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LINDAKAY228's Photo LINDAKAY228 Posts: 18,043
6/13/12 11:16 A

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May we live to hike a long long long time!!

Linda

Last is just the slowest winner."-C Hunter Boyd







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LYNDALOVES2HIKE's Photo LYNDALOVES2HIKE Posts: 33,955
6/11/12 10:53 P

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Linda, I totally agree with you! I do everything to be safe and don't take chances but accidents happen and even the most careful, prepared, well-trained people mess up once in awhile. I'd rather die doing something I love than languish in misery - but given my choice, I'll postpone that day as long as possible!


Lynda in Orange County, So Calif

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God Grant me Serenity to Accept the things I cannot change, Courage to Change the things I can and Wisdom to Know the difference!

Things turn out best for the people who make the best of the way things turn out. -- John Wooden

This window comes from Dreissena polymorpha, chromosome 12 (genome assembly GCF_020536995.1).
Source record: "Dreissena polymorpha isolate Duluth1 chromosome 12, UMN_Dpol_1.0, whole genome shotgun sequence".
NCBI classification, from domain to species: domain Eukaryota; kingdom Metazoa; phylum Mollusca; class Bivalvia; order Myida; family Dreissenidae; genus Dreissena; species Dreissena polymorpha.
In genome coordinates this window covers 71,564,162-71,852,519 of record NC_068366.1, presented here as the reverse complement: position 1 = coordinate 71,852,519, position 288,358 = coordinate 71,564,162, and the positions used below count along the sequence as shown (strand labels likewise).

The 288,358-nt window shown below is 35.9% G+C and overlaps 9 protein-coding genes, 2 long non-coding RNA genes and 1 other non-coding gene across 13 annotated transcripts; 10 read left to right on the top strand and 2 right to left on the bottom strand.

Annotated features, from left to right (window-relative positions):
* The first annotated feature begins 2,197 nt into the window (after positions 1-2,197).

"Winners are not those who never fail, but those who never quit."


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LINDAKAY228's Photo LINDAKAY228 Posts: 18,043
6/11/12 11:58 A

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Lynda I remember seeing that one on I SHouldn't Be Alive also. And also the female runner in Utah who slipped on a ledge and fell and broke her pelvis. I saw her on some show later about running I think and she still runs now and I think has had 2 kids since her accident. But she almost died.

SASHADIEKEN that's awesome that you want to be part of Search & Rescue! Good luck on the applications. I'm sure they can use your skills.